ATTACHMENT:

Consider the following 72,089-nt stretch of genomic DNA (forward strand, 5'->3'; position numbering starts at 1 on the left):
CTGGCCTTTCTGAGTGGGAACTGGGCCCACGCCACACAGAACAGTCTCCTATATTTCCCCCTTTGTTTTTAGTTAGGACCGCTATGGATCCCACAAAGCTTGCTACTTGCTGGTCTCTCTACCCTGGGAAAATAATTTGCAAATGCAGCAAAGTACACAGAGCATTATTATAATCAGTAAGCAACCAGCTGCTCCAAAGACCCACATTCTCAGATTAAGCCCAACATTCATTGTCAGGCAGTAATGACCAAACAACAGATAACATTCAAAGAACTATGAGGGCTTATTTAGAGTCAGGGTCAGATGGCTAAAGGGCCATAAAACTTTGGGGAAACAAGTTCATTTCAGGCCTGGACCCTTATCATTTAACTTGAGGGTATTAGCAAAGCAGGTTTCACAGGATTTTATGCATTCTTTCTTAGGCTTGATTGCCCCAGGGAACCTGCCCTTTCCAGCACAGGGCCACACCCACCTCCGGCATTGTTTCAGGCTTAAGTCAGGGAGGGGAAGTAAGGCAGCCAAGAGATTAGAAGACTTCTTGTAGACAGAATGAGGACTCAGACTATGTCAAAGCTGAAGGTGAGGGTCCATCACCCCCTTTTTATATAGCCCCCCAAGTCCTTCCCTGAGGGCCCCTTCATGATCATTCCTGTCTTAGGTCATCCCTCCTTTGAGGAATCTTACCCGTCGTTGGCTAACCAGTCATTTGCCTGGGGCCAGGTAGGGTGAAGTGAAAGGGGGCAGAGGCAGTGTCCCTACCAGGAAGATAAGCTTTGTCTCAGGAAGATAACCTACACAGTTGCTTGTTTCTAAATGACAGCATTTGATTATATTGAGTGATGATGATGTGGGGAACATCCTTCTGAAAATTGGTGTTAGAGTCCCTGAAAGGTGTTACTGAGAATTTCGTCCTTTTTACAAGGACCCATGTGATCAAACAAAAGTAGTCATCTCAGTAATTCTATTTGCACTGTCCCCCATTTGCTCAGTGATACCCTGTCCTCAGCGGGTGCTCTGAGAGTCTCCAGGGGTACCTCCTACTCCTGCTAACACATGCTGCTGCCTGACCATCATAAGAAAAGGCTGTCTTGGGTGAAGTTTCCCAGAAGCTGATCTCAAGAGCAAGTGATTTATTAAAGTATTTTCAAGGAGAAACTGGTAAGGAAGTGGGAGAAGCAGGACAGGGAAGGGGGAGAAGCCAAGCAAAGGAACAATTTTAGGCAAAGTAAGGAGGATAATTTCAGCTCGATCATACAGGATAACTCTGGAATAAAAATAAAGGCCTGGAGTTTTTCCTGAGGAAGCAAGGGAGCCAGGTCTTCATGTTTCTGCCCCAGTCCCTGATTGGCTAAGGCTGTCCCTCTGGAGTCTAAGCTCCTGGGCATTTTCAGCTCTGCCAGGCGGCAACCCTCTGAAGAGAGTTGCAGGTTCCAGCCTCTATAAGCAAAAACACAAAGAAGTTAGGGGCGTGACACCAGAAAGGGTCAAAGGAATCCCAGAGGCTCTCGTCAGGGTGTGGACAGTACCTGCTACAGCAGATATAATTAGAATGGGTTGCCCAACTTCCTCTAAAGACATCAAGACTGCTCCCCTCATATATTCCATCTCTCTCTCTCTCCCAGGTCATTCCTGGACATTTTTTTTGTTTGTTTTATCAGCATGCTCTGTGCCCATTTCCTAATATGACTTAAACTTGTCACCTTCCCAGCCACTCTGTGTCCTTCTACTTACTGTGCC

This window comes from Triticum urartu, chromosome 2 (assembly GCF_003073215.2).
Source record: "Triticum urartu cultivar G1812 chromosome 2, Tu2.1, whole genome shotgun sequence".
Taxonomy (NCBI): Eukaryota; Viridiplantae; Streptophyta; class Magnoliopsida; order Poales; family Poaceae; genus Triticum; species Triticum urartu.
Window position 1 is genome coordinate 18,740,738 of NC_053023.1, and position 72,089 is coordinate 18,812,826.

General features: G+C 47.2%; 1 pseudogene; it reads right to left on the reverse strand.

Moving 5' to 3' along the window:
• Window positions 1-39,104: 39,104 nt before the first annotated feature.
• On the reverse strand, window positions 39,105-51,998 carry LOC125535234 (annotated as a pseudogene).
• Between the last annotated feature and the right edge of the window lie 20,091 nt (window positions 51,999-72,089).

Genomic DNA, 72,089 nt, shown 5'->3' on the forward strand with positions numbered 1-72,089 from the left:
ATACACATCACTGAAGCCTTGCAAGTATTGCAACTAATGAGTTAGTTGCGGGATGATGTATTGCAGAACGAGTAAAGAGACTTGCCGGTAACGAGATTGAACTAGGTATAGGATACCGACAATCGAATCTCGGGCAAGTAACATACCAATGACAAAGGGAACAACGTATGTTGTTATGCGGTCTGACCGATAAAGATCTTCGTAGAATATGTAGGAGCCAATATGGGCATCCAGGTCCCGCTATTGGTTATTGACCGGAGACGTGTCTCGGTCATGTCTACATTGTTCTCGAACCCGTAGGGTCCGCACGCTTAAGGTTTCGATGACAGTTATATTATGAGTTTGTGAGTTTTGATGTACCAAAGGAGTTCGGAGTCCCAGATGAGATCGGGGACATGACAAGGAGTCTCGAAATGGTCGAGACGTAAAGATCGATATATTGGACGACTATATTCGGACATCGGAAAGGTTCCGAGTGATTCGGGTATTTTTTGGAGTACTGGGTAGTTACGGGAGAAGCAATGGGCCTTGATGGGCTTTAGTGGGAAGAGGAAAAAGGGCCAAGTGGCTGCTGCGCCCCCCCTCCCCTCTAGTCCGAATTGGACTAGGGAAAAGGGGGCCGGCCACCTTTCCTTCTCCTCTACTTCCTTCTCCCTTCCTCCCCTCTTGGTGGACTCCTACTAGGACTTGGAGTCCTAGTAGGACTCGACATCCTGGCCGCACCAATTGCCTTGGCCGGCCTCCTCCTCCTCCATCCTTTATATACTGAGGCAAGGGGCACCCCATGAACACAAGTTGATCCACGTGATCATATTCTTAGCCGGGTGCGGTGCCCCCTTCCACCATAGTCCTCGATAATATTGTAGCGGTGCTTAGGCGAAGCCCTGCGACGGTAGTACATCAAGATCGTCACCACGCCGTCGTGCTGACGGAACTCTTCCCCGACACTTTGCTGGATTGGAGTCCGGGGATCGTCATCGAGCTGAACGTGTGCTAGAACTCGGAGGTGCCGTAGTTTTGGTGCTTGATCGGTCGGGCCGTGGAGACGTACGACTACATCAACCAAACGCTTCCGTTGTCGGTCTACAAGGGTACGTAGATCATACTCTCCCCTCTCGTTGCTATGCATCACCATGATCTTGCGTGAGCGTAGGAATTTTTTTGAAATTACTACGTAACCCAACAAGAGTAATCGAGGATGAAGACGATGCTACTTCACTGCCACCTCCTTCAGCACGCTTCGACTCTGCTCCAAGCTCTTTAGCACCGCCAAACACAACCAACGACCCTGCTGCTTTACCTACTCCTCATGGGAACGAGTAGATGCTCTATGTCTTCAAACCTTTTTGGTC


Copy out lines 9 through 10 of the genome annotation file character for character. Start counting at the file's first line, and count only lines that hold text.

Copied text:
• Window positions 1-39,104: 39,104 nt before the first annotated feature.
• On the reverse strand, window positions 39,105-51,998 carry LOC125535234 (annotated as a pseudogene).